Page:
12 thoughts on “Weekly Reflection: Daily 5 comes alive

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  1. Sounds like things are going great Stef! How encouraging to have reluctant writers inspired by the new ideas in their learning. I look forward to reading more about how the Daily 5 develops this year!


  2. Sounds great, Stef. IAMAT (I Am Not A Teacher) but… with my own children the big thing for me has been to help them catch the reading bug. I want them to just read and read and read, for fluency, and for information, and for fun. MY youngest has finally gotten it seriously this year, and I am so pleased.


  3. Hey, I have been reading about the Daily 5 on Twitter and other spaces which prompted my question to you…I didn’t mean “Where did you get the buckets?” (Mitre 10, LOL!) I meant what texts were you using? I assumed the buckets held the books?? Am very keen to see and hear more of how it pans out for you. Sounds like a great start. Also, what is your class blog site? Planning to get my kids more involved in blogs in the near future.


  4. Daily 5 is a fantastic book and works great in my class when I have used it. i have a slightly adapted version now but it works well.
    With Daily 5 and Sheena Cameron is basically my reading programme


  5. Stephanie
    Love your post, sounds like things are really whizzing with Daily 5. Well done. Will be interested to see how your letter writing goes during the term. That is the one area I need to work on more. I want to develop their thinking around the books they are reading and help them to dig deeper. I think I might have to pull back from the letter writing in Term 3 for a little while and see if I can model it some more for them. I am giving it some thought while I am loafing about this term! Still I found the letter writing a good way to monitor what they are reading. I guess it is a case of trial and modify.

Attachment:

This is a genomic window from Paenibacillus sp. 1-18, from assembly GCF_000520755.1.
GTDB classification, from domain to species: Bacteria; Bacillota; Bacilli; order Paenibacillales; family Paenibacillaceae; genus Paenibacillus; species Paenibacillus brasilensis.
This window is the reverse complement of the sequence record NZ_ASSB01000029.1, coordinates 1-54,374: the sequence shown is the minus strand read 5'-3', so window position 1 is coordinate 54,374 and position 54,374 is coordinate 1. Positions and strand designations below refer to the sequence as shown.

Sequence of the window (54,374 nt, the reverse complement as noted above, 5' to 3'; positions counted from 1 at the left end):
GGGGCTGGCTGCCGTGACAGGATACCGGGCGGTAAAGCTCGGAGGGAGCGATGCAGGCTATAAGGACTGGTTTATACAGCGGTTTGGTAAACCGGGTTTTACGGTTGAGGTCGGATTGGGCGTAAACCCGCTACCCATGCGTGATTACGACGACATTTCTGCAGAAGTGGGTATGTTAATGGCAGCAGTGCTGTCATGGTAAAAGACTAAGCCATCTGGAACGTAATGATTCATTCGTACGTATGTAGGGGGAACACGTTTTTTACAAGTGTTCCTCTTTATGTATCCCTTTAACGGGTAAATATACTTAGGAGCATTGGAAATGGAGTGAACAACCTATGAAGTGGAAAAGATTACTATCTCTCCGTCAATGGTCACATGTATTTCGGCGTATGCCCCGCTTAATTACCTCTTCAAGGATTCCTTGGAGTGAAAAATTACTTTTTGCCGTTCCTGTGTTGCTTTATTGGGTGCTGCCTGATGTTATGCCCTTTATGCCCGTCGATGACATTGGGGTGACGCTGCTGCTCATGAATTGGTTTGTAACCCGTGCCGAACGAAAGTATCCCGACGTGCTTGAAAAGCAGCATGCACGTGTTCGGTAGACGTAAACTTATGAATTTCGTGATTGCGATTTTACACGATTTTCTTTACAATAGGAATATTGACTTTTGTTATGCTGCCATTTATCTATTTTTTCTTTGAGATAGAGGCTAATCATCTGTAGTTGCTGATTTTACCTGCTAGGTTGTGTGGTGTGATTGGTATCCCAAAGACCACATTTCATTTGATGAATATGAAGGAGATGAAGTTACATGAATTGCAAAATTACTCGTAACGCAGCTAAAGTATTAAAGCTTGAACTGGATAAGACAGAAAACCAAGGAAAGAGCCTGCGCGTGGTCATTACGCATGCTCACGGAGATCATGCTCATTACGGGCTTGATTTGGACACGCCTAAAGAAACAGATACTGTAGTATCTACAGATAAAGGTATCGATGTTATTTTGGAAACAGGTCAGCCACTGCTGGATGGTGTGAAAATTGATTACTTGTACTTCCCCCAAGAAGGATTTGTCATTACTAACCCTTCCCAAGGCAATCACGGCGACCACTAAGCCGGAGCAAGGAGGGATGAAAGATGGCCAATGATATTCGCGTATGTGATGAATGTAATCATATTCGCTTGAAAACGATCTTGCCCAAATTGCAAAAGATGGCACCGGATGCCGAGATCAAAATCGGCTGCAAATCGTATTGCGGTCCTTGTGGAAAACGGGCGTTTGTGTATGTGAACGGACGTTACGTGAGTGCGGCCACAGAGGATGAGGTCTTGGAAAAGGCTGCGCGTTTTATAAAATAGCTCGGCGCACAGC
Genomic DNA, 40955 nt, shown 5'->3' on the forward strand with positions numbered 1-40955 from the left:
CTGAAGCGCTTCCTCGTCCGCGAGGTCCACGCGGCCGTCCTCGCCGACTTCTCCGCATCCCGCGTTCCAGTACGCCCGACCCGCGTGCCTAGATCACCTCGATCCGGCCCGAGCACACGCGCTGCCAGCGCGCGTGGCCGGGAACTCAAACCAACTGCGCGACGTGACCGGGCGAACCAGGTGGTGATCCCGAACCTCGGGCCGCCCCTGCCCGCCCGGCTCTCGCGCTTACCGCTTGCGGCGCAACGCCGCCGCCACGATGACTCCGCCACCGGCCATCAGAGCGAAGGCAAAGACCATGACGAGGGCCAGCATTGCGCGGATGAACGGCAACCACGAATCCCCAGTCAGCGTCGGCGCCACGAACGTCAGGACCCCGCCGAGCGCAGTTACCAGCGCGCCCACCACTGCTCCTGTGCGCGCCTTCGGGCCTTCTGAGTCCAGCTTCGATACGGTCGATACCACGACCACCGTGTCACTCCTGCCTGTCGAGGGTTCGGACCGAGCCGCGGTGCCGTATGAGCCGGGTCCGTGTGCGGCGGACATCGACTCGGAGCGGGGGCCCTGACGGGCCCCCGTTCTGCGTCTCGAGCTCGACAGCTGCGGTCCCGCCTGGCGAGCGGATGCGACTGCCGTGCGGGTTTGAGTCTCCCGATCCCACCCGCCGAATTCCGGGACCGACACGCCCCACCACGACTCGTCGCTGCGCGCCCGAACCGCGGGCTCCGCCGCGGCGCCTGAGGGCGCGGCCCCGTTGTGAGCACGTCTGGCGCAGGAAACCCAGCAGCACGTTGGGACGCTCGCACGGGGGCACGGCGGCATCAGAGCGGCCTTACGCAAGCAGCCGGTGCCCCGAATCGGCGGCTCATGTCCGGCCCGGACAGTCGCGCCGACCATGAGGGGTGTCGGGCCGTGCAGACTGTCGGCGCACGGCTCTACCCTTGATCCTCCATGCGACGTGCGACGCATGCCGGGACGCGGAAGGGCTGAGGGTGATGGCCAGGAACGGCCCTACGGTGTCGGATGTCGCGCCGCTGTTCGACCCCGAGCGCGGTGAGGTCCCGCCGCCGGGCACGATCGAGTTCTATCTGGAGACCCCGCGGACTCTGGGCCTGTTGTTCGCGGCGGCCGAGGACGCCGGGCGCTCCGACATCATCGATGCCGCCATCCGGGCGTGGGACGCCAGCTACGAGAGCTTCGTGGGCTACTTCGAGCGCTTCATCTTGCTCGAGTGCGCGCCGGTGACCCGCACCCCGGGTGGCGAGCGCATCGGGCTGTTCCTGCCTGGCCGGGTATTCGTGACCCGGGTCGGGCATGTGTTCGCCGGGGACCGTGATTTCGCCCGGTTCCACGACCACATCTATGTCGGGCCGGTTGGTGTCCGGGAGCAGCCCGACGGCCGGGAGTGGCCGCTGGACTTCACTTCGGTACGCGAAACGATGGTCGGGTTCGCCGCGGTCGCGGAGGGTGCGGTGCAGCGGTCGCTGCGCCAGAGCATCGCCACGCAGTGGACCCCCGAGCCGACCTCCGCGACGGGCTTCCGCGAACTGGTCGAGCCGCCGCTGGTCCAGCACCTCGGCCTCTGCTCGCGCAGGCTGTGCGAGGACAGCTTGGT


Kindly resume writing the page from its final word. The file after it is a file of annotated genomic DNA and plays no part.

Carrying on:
Never heard of liquid chalk, that sounds like fun, must check it out! Keep up the great work.


    1. Hi Kathryn
      I’ve been reasonably impressed with my class’s letter writing for the most part. I do try and model and also give out some prizes for exemplars. You are right that they do need to engage a bit more but at the moment I’m focusing on building the habit and then developing thinking.



  6. Stephanie
    Me back again. Have just watched your Camp video on your class blog. In my own interests what did you use to video that and was it edited in iMovie on your laptop – as opposed to mobile device.


  7. Talking about reading to others, at one of the childcare centres I worked at once a week the older children would go over to the library at the school next door and the children in one of the Year 3 classes would read storybooks to them one on one (the books were mostly chosen by the preschoolers from the school’s selection of books). Some of the Year 3s got rather good at putting on different voices and really got into the storytelling.